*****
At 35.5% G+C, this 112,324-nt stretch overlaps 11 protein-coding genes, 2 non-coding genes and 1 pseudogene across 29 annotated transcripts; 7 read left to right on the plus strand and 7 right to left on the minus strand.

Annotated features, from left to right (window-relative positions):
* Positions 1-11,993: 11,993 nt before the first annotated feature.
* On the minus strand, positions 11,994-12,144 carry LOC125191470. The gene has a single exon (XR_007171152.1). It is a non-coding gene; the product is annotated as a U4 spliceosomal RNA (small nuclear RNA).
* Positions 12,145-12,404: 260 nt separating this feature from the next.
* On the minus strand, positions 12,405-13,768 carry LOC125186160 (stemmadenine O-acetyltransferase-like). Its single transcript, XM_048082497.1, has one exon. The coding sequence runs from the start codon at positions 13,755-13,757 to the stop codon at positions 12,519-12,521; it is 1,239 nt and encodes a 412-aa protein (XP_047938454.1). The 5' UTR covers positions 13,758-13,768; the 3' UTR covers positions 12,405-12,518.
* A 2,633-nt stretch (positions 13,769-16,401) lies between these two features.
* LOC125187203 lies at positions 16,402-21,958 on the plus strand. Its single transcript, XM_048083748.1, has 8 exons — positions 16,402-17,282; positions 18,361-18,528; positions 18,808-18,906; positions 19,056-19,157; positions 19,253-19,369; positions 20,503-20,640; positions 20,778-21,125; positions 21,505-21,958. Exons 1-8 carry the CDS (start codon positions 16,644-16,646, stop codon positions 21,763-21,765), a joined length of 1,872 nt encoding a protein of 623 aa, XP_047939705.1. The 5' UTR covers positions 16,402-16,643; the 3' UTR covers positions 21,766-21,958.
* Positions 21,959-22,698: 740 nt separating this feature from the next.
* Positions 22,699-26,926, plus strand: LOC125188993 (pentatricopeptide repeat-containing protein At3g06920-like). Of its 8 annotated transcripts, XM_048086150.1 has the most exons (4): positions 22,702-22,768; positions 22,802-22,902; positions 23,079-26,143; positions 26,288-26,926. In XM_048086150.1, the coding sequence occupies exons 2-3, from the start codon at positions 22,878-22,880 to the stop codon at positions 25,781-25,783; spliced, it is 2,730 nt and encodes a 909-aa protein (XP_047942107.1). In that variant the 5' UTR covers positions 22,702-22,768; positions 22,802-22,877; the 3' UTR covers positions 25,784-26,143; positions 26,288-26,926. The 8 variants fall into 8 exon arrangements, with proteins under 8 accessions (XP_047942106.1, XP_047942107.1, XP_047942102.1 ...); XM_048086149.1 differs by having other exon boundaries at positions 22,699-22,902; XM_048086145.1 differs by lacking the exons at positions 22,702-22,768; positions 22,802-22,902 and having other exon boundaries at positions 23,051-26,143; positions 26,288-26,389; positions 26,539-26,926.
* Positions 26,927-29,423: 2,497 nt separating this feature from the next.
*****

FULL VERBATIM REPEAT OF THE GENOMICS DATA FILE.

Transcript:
At 35.5% G+C, this 112,324-nt stretch overlaps 11 protein-coding genes, 2 non-coding genes and 1 pseudogene across 29 annotated transcripts; 7 read left to right on the plus strand and 7 right to left on the minus strand.

Annotated features, from left to right (window-relative positions):
* Positions 1-11,993: 11,993 nt before the first annotated feature.
* On the minus strand, positions 11,994-12,144 carry LOC125191470. The gene has a single exon (XR_007171152.1). It is a non-coding gene; the product is annotated as a U4 spliceosomal RNA (small nuclear RNA).
* Positions 12,145-12,404: 260 nt separating this feature from the next.
* On the minus strand, positions 12,405-13,768 carry LOC125186160 (stemmadenine O-acetyltransferase-like). Its single transcript, XM_048082497.1, has one exon. The coding sequence runs from the start codon at positions 13,755-13,757 to the stop codon at positions 12,519-12,521; it is 1,239 nt and encodes a 412-aa protein (XP_047938454.1). The 5' UTR covers positions 13,758-13,768; the 3' UTR covers positions 12,405-12,518.
* A 2,633-nt stretch (positions 13,769-16,401) lies between these two features.
* LOC125187203 lies at positions 16,402-21,958 on the plus strand. Its single transcript, XM_048083748.1, has 8 exons — positions 16,402-17,282; positions 18,361-18,528; positions 18,808-18,906; positions 19,056-19,157; positions 19,253-19,369; positions 20,503-20,640; positions 20,778-21,125; positions 21,505-21,958. Exons 1-8 carry the CDS (start codon positions 16,644-16,646, stop codon positions 21,763-21,765), a joined length of 1,872 nt encoding a protein of 623 aa, XP_047939705.1. The 5' UTR covers positions 16,402-16,643; the 3' UTR covers positions 21,766-21,958.
* Positions 21,959-22,698: 740 nt separating this feature from the next.
* Positions 22,699-26,926, plus strand: LOC125188993 (pentatricopeptide repeat-containing protein At3g06920-like). Of its 8 annotated transcripts, XM_048086150.1 has the most exons (4): positions 22,702-22,768; positions 22,802-22,902; positions 23,079-26,143; positions 26,288-26,926. In XM_048086150.1, the coding sequence occupies exons 2-3, from the start codon at positions 22,878-22,880 to the stop codon at positions 25,781-25,783; spliced, it is 2,730 nt and encodes a 909-aa protein (XP_047942107.1). In that variant the 5' UTR covers positions 22,702-22,768; positions 22,802-22,877; the 3' UTR covers positions 25,784-26,143; positions 26,288-26,926. The 8 variants fall into 8 exon arrangements, with proteins under 8 accessions (XP_047942106.1, XP_047942107.1, XP_047942102.1 ...); XM_048086149.1 differs by having other exon boundaries at positions 22,699-22,902; XM_048086145.1 differs by lacking the exons at positions 22,702-22,768; positions 22,802-22,902 and having other exon boundaries at positions 23,051-26,143; positions 26,288-26,389; positions 26,539-26,926.
* Positions 26,927-29,423: 2,497 nt separating this feature from the next.